This is a guest post by Lily Pearce.
Most households have supplies of certain non-prescription medications, such as painkillers, anti-diarrhea tablets, laxatives and antacids. However, most people give very little thought to the storage and shelf-life of over the counter medication, beyond keeping things out of the reach of children. If you have an emergency medical kit, you may stock up and end up storing items for longer periods of time. How long is too long to store over the counter medication, and what’s the best way to store it?
Storage and Shelf Life of Over-the-Counter Medication – How Long is Too Long?
Medicines, like food products, have an expiration date on their packaging. The expiration date on medication is the date beyond which the manufacturers can no longer guarantee full effectiveness or safe usage.
Generally, over-the-counter medicines should have a shelf life of around four or five years, meaning they should last around that long after the date they are purchased.
How to Correctly Store Medication
Most people will throw food out once it passes its ‘use by’ or ‘best before’ date, as it is no longer guaranteed to be safe to consume. The same thing ultimately applies to medicine. Once beyond the expiration date, manufacturers cannot be held legally responsible for any damage the medicine does to you and can no longer guarantee the medicine will actually do what it is supposed to do.
So should you throw medicine out as soon as it reaches its expiration date?
The answer is somewhat complicated but – not necessarily.
Research carried out by the U.S. Army Medical Materiel Agency has suggested that most over-the-counter medication, including medicine bought from an online pharmacy, actually remains stable for several years after reaching its expiration date, assuming correct storage procedures have been followed.
Correct storage typically requires the medicine to be kept somewhere dry, away from extreme temperatures and below 25 degrees Celsius (77 Fahrenheit). A cabinet, cupboard or medicine box is ideal for this purpose.
Medicine should also be stored in its original packaging and should remain sealed prior to use. Tablets that are packaged in blister packs are still classified as sealed even if the outer packaging has been opened. However, medicine that is packaged in a bottle, which has been opened, should be used before reaching the expiration date, as the medicine will have been exposed to oxygen within the air, leaving it prone to microbial contamination.
Generally, even years after the expiration date, most medicines will be safe to consume. Their effectiveness, on the other hand, cannot be so easily guaranteed. So, for instance, if you have a headache and you find acetaminophen tablets that are a year past their expiration date, it is safe to take them and they will most likely help, however, they may be less effective than acetaminophen would usually be in this situation.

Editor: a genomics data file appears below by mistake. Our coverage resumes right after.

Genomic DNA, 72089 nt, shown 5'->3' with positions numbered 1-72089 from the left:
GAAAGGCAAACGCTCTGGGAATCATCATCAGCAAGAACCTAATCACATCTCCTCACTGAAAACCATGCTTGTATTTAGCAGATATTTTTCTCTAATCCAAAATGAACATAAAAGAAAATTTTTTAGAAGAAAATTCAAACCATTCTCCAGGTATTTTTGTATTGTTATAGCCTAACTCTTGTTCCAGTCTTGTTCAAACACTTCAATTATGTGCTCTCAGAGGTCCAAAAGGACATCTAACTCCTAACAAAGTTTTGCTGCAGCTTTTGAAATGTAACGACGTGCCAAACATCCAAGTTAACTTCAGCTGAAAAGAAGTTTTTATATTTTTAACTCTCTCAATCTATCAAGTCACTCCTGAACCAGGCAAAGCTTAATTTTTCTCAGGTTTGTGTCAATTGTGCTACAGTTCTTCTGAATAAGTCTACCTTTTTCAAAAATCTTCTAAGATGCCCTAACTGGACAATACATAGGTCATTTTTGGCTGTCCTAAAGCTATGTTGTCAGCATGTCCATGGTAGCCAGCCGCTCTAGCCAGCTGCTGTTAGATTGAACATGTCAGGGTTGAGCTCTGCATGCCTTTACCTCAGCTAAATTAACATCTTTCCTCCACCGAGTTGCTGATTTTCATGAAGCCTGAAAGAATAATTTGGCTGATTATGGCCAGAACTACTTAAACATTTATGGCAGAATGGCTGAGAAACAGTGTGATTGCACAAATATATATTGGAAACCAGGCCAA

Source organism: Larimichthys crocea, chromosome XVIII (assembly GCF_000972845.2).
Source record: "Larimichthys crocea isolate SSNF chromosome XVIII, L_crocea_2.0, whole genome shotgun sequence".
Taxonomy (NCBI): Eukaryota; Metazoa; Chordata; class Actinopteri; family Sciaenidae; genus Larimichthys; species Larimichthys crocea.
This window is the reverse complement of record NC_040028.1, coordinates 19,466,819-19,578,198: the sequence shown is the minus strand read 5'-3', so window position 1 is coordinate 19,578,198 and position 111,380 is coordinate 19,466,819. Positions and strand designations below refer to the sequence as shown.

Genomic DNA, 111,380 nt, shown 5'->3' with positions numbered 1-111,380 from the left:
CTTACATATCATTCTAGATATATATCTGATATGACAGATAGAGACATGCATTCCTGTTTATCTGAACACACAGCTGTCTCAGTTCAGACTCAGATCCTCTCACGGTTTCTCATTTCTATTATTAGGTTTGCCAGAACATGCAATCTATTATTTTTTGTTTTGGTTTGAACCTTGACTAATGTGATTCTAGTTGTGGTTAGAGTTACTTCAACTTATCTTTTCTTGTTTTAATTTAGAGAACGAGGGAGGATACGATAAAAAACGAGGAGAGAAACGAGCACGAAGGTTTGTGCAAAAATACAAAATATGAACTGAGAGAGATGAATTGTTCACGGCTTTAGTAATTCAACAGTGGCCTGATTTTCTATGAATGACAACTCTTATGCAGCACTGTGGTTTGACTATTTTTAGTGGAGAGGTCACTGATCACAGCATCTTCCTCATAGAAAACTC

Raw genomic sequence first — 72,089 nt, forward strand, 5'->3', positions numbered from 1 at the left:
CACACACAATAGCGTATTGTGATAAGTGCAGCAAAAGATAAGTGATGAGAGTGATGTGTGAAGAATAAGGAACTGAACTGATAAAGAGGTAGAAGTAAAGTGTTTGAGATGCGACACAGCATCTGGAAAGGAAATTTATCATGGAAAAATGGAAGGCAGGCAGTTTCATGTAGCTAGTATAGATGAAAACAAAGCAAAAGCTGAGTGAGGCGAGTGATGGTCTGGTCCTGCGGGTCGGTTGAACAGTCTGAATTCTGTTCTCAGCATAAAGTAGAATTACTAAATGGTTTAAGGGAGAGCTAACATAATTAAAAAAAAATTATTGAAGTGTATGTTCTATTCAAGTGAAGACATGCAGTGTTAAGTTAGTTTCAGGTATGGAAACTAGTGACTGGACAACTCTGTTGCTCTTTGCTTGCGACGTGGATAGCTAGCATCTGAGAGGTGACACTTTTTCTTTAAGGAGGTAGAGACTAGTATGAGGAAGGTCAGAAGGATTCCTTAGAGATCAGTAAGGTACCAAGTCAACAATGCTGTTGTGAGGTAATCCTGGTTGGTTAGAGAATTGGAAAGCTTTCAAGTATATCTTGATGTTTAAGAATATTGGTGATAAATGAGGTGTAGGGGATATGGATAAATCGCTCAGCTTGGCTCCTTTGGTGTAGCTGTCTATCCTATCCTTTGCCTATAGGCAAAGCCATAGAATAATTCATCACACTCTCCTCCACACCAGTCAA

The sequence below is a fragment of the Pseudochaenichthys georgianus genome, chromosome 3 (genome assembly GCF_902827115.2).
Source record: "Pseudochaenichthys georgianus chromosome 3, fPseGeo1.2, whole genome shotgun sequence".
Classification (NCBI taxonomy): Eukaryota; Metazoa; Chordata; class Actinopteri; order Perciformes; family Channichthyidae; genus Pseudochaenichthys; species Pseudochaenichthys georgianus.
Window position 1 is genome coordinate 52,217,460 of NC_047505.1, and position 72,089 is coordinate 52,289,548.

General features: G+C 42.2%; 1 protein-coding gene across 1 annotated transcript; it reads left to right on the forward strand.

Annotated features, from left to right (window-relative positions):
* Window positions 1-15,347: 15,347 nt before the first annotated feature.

Which Medications Should NOT be Taken Past Their Expiration Date
For the most part, medicine will remain safe to consume past its expiration date, however, there are some exceptions.
Insulin, eye drops and antibiotics should never be used beyond their expiration date. In actual fact, in most instances, these medications will have a discard date which kicks in once they are opened. Any medicine with a ‘discard date’ rather than an expiration date should not be used beyond this date, under any circumstances.
Tablets and capsules have been found to be more stable than liquid medications, so it would be wise to refrain from using liquid medicines after they expire.
Additionally, medicines which have been exposed to light, heat or moisture, for any reason, should not be used beyond their use by date.
Further Safety Precautions
Although taking medicines such as acetaminophen or diarrhea capsules beyond their expiration date is acceptable as a last resort, it is still not recommended and should only be done in an emergency situation, where no other possible alternatives exist.
You should still safely dispose of the old medication (see FDA safe medicine disposal guidelines) and replace it as soon as possible, in order to guarantee you receive the maximum benefit in the future.
Furthermore, while the potency and effectiveness of the medicine may decline after it reaches its expiration date, it is still vital that you stick to the recommended dosage for any medicine. Under absolutely no circumstances should you try to compensate for this loss of effectiveness by exceeding the recommended dosage.
If you remain in any doubt as to whether your medicine is safe to consume, avoid doing so and check with a pharmacist.
Lily Pearce is a health writer for one of only two fully licensed online prescribing pharmacies in the US. She grew up in Phoenix but is currently visiting family in Italy and completing her work with a view of the Mediterranean.